1. Michael Brown (@)
      29th July 2016, 20:55

      Why does it matter in practice, though?

      1. Quote from the press conference, “The difficulty of allowing complete freedom and letting them go very wide there and no longer taking any notice of it, is that simply there would be a different track fundamentally and it would be faster and there would be less run-off area – so we couldn’t possibly contemplate it.”
        The driver is supposed to be practising for the race, and the race is supposed to be on the designated track.

        1. Michael Brown (@)
          29th July 2016, 22:06

          “Different track fundamentally” Oh, I get it. The drivers choose where the track limits are. Not the FIA who actually have a job to do.
          “The driver is supposed to be practising for the race, and the race is supposed to be on the designated track.”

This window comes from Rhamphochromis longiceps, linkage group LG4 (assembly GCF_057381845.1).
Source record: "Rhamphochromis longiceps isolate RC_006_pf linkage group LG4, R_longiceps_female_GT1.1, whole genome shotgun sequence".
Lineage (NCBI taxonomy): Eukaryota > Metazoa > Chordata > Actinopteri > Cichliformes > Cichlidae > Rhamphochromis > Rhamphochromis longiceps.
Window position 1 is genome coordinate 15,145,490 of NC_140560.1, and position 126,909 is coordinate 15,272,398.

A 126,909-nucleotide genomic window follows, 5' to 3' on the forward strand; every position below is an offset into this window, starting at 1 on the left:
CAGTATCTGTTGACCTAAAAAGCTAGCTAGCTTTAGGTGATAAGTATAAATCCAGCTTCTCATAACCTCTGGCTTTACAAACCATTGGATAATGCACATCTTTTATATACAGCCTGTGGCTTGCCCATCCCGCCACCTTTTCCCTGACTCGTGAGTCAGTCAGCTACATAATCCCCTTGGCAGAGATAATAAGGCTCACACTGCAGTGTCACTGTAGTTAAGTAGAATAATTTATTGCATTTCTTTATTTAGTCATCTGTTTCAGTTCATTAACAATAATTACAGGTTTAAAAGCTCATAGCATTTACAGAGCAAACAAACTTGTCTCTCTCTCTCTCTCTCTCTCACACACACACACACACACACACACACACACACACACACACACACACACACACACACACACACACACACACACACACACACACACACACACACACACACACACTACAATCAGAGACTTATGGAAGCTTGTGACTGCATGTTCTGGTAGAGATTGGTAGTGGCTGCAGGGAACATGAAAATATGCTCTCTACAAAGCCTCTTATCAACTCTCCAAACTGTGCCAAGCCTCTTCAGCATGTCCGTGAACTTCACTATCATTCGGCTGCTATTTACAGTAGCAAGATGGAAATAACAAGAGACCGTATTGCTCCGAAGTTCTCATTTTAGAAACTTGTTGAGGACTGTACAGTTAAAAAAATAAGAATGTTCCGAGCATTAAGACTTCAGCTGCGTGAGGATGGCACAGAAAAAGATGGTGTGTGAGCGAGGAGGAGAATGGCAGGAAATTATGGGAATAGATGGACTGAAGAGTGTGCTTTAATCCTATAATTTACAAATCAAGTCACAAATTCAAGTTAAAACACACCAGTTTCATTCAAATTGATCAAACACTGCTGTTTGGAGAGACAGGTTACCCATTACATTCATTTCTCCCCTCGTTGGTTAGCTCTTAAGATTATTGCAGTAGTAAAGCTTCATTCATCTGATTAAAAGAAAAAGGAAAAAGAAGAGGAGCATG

Because somebody outbraking themselves at the hairpin is planning on doing that in the race? Are you willing to penalize drivers who spin off? They aren’t on the designated track, after all.

          1. petebaldwin (@)
            30th July 2016, 9:34

            @mbr-9 – There is a huge difference between outbraking and going wide and using the runoff to get on the power earlier.

          2. Michael Brown (@)
            30th July 2016, 12:48

            @petebaldwin They are still making mistakes. The fact that times are deleted in practice and qualifying, and that going off track in the race could lead to an investigation and penalty is enough of a deterrent that this rule penalizing drivers in practice is completely unnecessary.

            I guess according to the stewards going off track in practice is just as bad as doing it in the race.

      2. duncan idaho
        29th July 2016, 22:17

        I think it’s been raised as a distraction.
        From the double yellow / red flag BS?

  3. So not only do rules change every single year (more often than not in recent years, it’s a complete overhaul of what was then the standard) but now we have specific rules after each race. The radio ban rule was changed 3 times in 3 races…